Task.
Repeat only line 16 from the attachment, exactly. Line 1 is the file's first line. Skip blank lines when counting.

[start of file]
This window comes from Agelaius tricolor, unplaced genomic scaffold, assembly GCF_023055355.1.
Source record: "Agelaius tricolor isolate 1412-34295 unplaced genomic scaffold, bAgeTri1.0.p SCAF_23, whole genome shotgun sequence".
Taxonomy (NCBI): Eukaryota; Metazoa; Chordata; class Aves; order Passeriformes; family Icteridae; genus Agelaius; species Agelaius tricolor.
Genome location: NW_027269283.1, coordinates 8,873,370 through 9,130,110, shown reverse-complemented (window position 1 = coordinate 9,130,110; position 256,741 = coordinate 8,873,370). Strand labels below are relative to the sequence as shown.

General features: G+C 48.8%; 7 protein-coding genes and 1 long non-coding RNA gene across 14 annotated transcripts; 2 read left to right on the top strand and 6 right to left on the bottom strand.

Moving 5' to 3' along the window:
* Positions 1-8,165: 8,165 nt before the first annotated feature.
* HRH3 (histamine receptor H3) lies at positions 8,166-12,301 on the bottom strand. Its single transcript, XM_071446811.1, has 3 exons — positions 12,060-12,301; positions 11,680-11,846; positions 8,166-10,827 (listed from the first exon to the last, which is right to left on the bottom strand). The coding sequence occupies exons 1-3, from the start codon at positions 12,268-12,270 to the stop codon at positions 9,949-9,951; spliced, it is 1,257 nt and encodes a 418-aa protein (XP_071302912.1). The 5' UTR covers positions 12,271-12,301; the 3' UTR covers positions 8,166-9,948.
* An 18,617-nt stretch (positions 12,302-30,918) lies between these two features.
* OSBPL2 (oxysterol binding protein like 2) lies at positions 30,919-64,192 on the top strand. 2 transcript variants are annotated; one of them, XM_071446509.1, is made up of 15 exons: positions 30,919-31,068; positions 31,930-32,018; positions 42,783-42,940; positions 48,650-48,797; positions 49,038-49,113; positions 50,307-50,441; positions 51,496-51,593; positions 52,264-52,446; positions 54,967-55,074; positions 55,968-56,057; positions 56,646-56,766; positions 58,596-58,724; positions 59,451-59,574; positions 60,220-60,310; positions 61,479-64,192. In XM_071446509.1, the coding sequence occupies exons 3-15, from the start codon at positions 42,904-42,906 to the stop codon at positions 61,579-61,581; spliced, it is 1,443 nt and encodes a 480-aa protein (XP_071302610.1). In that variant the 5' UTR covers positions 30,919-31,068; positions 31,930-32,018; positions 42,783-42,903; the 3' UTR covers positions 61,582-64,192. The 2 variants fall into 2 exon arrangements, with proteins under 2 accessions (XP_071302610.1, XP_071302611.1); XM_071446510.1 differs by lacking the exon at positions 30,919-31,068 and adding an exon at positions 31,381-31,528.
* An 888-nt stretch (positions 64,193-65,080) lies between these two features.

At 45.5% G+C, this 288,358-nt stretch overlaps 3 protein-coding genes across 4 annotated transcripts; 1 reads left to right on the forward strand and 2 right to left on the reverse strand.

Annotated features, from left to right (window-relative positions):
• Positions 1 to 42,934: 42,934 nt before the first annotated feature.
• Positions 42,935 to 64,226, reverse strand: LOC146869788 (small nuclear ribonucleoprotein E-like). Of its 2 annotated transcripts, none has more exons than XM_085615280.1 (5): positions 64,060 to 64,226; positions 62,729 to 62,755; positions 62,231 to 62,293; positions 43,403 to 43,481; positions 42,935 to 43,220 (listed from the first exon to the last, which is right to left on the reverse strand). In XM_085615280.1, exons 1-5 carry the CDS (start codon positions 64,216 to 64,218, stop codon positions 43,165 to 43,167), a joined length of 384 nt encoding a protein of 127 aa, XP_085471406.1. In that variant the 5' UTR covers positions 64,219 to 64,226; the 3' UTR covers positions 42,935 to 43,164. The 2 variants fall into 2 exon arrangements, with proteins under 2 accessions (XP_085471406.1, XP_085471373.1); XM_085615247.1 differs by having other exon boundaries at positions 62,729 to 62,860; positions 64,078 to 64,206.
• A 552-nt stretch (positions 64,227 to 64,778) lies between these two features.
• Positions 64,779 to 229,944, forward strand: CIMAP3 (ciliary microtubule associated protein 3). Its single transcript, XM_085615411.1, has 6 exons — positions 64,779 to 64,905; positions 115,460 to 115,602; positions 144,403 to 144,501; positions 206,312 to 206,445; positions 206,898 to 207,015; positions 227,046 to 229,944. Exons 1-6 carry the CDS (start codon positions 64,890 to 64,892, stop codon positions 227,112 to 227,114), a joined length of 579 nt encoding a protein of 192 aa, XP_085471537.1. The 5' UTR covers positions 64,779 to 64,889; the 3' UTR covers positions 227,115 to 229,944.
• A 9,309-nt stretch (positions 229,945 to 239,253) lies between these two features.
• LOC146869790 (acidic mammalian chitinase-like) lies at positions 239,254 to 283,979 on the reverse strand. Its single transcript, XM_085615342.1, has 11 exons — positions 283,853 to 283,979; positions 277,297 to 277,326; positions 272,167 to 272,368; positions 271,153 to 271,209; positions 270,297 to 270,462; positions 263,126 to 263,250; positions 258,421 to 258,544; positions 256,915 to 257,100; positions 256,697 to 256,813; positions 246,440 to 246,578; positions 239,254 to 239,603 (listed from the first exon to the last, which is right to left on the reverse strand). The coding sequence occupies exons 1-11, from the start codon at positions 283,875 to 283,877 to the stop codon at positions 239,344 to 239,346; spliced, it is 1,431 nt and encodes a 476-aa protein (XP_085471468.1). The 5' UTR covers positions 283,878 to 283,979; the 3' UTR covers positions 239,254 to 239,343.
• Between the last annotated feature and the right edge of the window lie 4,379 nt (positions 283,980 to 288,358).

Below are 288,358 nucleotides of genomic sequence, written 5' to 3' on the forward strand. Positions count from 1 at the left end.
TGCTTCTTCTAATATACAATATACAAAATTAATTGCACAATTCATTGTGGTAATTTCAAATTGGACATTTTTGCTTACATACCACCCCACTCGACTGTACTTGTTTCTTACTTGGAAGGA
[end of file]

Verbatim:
• A 552-nt stretch (positions 64,227 to 64,778) lies between these two features.